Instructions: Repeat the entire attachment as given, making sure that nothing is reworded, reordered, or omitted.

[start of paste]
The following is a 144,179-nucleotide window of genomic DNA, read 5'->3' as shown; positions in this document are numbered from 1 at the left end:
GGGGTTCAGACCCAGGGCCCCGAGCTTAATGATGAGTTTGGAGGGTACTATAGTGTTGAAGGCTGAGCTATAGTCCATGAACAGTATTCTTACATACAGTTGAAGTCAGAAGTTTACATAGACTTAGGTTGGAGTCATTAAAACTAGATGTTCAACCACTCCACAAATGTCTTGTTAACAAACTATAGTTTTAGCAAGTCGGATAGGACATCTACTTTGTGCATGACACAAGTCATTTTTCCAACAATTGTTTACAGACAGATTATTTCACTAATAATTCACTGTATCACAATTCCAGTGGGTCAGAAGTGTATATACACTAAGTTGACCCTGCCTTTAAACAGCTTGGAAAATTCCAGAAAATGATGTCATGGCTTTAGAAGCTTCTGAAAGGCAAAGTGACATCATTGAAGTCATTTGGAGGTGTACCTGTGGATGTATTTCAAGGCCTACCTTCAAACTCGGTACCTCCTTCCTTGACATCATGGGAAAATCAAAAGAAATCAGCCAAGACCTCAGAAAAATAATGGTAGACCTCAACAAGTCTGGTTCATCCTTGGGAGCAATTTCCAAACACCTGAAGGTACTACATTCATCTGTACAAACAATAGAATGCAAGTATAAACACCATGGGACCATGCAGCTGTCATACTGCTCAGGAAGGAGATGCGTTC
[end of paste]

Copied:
The following is a 144,179-nucleotide window of genomic DNA, read 5'->3' as shown; positions in this document are numbered from 1 at the left end:
GGGGTTCAGACCCAGGGCCCCGAGCTTAATGATGAGTTTGGAGGGTACTATAGTGTTGAAGGCTGAGCTATAGTCCATGAACAGTATTCTTACATACAGTTGAAGTCAGAAGTTTACATAGACTTAGGTTGGAGTCATTAAAACTAGATGTTCAACCACTCCACAAATGTCTTGTTAACAAACTATAGTTTTAGCAAGTCGGATAGGACATCTACTTTGTGCATGACACAAGTCATTTTTCCAACAATTGTTTACAGACAGATTATTTCACTAATAATTCACTGTATCACAATTCCAGTGGGTCAGAAGTGTATATACACTAAGTTGACCCTGCCTTTAAACAGCTTGGAAAATTCCAGAAAATGATGTCATGGCTTTAGAAGCTTCTGAAAGGCAAAGTGACATCATTGAAGTCATTTGGAGGTGTACCTGTGGATGTATTTCAAGGCCTACCTTCAAACTCGGTACCTCCTTCCTTGACATCATGGGAAAATCAAAAGAAATCAGCCAAGACCTCAGAAAAATAATGGTAGACCTCAACAAGTCTGGTTCATCCTTGGGAGCAATTTCCAAACACCTGAAGGTACTACATTCATCTGTACAAACAATAGAATGCAAGTATAAACACCATGGGACCATGCAGCTGTCATACTGCTCAGGAAGGAGATGCGTTC